MILFORD, N.H. (AP) – Heavy rain and melting snow rather than water released from dams caused last April’s severe flooding along the Souhegan River, according to preliminary results of a state study.

Gov. John Lynch ordered a review of how dams are managed after some residents of Milford, Amherst and Merrimack said a surge of water pushed the river to unprecedented levels. They questioned the role of three hydropower dams in Greenville and Wilton, but the state said the dams were not to blame.

“The dams in the Souhegan River watershed which were suspected as contributing to the flooding, likely had gates open prior to the flood or early in the event, and were not likely to have been important factors,” wrote James Gallagher, chief engineer for the New Hampshire Department of Environmental Services, in a Jan. 7 letter to Milford Rep. Peter Leishman. Instead, the flooding was caused by 4 inches of rain that fell in 12 hours.

The amount of rain was far from record-setting, but such large amounts are more common later in the year, after snow already has melted and the thawed ground can absorb the moisture. Last April, a sudden rise in temperature accompanied the rain, quickly melting the snow, which washed over the frozen ground into the river.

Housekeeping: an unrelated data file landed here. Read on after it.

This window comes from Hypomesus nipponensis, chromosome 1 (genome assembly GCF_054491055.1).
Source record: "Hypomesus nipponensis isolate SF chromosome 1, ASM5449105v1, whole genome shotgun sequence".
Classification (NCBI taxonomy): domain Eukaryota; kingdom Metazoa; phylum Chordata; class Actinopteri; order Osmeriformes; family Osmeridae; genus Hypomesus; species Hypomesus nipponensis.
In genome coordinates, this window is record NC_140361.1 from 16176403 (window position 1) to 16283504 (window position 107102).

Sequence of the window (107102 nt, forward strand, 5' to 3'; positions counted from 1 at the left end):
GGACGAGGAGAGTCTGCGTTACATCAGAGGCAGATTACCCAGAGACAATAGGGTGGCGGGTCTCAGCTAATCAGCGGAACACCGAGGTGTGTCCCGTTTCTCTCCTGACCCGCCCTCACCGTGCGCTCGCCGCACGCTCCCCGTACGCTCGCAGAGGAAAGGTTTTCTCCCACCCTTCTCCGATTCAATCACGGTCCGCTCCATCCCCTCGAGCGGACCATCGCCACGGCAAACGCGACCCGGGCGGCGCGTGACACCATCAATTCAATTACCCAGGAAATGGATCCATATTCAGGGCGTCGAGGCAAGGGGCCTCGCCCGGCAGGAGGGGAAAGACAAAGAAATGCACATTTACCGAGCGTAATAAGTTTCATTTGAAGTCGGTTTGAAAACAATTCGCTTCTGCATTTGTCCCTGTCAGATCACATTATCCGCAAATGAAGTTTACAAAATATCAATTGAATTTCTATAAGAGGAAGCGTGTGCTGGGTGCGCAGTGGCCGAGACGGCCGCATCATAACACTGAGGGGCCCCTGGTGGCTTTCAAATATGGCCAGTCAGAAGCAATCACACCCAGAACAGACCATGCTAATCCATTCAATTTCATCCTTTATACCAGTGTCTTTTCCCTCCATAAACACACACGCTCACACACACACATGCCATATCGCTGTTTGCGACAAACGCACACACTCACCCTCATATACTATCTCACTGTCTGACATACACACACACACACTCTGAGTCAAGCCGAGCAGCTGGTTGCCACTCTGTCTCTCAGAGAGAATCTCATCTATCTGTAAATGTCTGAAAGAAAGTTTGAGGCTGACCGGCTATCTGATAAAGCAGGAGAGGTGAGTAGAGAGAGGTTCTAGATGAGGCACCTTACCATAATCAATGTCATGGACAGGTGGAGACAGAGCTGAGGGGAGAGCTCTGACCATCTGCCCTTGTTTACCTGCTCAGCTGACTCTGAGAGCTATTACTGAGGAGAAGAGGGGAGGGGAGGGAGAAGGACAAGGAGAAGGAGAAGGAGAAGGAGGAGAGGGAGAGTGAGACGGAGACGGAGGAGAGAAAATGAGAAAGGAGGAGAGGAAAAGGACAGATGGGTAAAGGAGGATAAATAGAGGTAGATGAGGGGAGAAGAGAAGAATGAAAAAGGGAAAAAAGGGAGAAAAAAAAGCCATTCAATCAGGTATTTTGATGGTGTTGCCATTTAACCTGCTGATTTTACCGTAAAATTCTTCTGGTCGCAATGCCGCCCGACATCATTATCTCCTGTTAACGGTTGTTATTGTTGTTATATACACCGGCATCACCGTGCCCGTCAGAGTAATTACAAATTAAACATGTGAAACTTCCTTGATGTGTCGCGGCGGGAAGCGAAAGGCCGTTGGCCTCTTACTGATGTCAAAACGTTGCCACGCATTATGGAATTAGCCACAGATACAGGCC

Among the resulting problems was the bursting of a private earthen dam in south Milford and a stone dam in Hollis that officials broke open because of concern that it would give way.

Gallagher’s letter said more answers may come next month, when officials release the full study of flooding on 10 rivers in southern New Hampshire.

According to his letter, the owner of the two Greenville dams manually removed several of the flashboards on April 15, the day before the flooding. That conflicts with reports given to some area fire chiefs, who were told that the Greenville dams were to have their flashboards removed Monday.

In Wilton, where the dam flashboards cannot be manually removed, the boards may have given way on the morning of April 16, possibly corresponding to the rise in river levels that left an apartment complex flooded. But Gallagher said the holding area behind that dam is relatively small. Altogether, the total amount of water held back by the three dams is 5 million cubic feet, or less than .3 percent of the more than 1.7 billion cubic feet of water that flowed past a U.S. Geological Survey river gage in Merrimack during the flood.

“Some of the conflicting information regarding dam operations will be reconciled as part of the independent evaluation of the flood,” the letter said.

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